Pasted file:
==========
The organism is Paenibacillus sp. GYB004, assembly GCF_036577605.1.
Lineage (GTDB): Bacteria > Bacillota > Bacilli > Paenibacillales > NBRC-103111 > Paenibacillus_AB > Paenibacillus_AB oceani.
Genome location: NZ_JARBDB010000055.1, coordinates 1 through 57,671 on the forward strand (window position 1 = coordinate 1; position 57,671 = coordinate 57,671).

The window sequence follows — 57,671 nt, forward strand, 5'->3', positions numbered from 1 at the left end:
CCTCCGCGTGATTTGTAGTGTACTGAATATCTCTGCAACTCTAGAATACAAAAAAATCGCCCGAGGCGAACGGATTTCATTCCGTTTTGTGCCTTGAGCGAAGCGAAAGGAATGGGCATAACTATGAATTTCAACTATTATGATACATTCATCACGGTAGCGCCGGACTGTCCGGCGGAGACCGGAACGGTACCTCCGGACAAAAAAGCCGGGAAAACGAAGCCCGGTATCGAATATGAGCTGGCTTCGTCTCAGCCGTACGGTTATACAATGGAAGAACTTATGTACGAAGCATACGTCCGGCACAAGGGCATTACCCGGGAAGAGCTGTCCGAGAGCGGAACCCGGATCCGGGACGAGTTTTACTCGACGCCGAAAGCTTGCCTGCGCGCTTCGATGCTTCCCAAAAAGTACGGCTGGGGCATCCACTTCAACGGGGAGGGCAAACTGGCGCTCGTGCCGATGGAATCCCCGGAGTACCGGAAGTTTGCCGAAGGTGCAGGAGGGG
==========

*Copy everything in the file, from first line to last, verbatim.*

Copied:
The organism is Paenibacillus sp. GYB004, assembly GCF_036577605.1.
Lineage (GTDB): Bacteria > Bacillota > Bacilli > Paenibacillales > NBRC-103111 > Paenibacillus_AB > Paenibacillus_AB oceani.
Genome location: NZ_JARBDB010000055.1, coordinates 1 through 57,671 on the forward strand (window position 1 = coordinate 1; position 57,671 = coordinate 57,671).

The window sequence follows — 57,671 nt, forward strand, 5'->3', positions numbered from 1 at the left end:
CCTCCGCGTGATTTGTAGTGTACTGAATATCTCTGCAACTCTAGAATACAAAAAAATCGCCCGAGGCGAACGGATTTCATTCCGTTTTGTGCCTTGAGCGAAGCGAAAGGAATGGGCATAACTATGAATTTCAACTATTATGATACATTCATCACGGTAGCGCCGGACTGTCCGGCGGAGACCGGAACGGTACCTCCGGACAAAAAAGCCGGGAAAACGAAGCCCGGTATCGAATATGAGCTGGCTTCGTCTCAGCCGTACGGTTATACAATGGAAGAACTTATGTACGAAGCATACGTCCGGCACAAGGGCATTACCCGGGAAGAGCTGTCCGAGAGCGGAACCCGGATCCGGGACGAGTTTTACTCGACGCCGAAAGCTTGCCTGCGCGCTTCGATGCTTCCCAAAAAGTACGGCTGGGGCATCCACTTCAACGGGGAGGGCAAACTGGCGCTCGTGCCGATGGAATCCCCGGAGTACCGGAAGTTTGCCGAAGGTGCAGGAGGGG